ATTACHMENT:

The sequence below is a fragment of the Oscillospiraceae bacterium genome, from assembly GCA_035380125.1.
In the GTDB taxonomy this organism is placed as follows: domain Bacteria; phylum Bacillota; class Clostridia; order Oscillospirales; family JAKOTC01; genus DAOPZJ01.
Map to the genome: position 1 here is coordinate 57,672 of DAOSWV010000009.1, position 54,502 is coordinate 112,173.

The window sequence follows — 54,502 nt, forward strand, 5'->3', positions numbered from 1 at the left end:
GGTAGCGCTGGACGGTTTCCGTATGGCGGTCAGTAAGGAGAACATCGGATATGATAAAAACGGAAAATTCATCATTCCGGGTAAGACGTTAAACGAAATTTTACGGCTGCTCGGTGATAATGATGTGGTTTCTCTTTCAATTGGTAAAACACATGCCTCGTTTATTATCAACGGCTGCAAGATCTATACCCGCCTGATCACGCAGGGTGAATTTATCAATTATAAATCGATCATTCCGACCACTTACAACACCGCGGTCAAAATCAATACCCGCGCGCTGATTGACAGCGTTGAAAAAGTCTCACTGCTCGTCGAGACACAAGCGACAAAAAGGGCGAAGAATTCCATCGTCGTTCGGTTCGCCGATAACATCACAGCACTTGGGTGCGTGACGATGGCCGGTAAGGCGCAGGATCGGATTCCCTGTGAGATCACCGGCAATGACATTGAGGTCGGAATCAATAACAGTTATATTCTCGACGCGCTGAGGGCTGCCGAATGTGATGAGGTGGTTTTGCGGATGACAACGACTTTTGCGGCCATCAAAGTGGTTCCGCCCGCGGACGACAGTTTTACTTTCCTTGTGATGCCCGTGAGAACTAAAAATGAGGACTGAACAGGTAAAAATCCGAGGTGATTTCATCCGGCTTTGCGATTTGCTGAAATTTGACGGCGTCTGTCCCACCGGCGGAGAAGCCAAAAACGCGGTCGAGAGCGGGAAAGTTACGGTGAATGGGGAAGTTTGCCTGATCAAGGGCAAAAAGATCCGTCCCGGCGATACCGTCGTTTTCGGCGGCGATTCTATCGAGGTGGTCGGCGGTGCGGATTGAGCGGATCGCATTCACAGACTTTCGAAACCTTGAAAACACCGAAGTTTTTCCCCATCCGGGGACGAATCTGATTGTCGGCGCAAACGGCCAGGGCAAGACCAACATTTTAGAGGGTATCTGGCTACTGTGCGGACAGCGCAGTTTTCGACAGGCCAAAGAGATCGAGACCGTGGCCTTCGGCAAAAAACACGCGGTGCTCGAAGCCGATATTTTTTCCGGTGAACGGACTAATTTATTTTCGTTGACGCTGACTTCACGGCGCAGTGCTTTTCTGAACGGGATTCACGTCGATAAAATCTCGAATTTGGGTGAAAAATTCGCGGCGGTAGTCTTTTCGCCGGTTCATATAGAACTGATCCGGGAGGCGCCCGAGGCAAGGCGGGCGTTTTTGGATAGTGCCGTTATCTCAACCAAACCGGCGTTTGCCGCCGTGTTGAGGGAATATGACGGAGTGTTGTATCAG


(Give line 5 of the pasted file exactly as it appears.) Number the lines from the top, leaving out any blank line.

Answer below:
GGTAGCGCTGGACGGTTTCCGTATGGCGGTCAGTAAGGAGAACATCGGATATGATAAAAACGGAAAATTCATCATTCCGGGTAAGACGTTAAACGAAATTTTACGGCTGCTCGGTGATAATGATGTGGTTTCTCTTTCAATTGGTAAAACACATGCCTCGTTTATTATCAACGGCTGCAAGATCTATACCCGCCTGATCACGCAGGGTGAATTTATCAATTATAAATCGATCATTCCGACCACTTACAACACCGCGGTCAAAATCAATACCCGCGCGCTGATTGACAGCGTTGAAAAAGTCTCACTGCTCGTCGAGACACAAGCGACAAAAAGGGCGAAGAATTCCATCGTCGTTCGGTTCGCCGATAACATCACAGCACTTGGGTGCGTGACGATGGCCGGTAAGGCGCAGGATCGGATTCCCTGTGAGATCACCGGCAATGACATTGAGGTCGGAATCAATAACAGTTATATTCTCGACGCGCTGAGGGCTGCCGAATGTGATGAGGTGGTTTTGCGGATGACAACGACTTTTGCGGCCATCAAAGTGGTTCCGCCCGCGGACGACAGTTTTACTTTCCTTGTGATGCCCGTGAGAACTAAAAATGAGGACTGAACAGGTAAAAATCCGAGGTGATTTCATCCGGCTTTGCGATTTGCTGAAATTTGACGGCGTCTGTCCCACCGGCGGAGAAGCCAAAAACGCGGTCGAGAGCGGGAAAGTTACGGTGAATGGGGAAGTTTGCCTGATCAAGGGCAAAAAGATCCGTCCCGGCGATACCGTCGTTTTCGGCGGCGATTCTATCGAGGTGGTCGGCGGTGCGGATTGAGCGGATCGCATTCACAGACTTTCGAAACCTTGAAAACACCGAAGTTTTTCCCCATCCGGGGACGAATCTGATTGTCGGCGCAAACGGCCAGGGCAAGACCAACATTTTAGAGGGTATCTGGCTACTGTGCGGACAGCGCAGTTTTCGACAGGCCAAAGAGATCGAGACCGTGGCCTTCGGCAAAAAACACGCGGTGCTCGAAGCCGATATTTTTTCCGGTGAACGGACTAATTTATTTTCGTTGACGCTGACTTCACGGCGCAGTGCTTTTCTGAACGGGATTCACGTCGATAAAATCTCGAATTTGGGTGAAAAATTCGCGGCGGTAGTCTTTTCGCCGGTTCATATAGAACTGATCCGGGAGGCGCCCGAGGCAAGGCGGGCGTTTTTGGATAGTGCCGTTATCTCAACCAAACCGGCGTTTGCCGCCGTGTTGAGGGAATATGACGGAGTGTTGTATCAG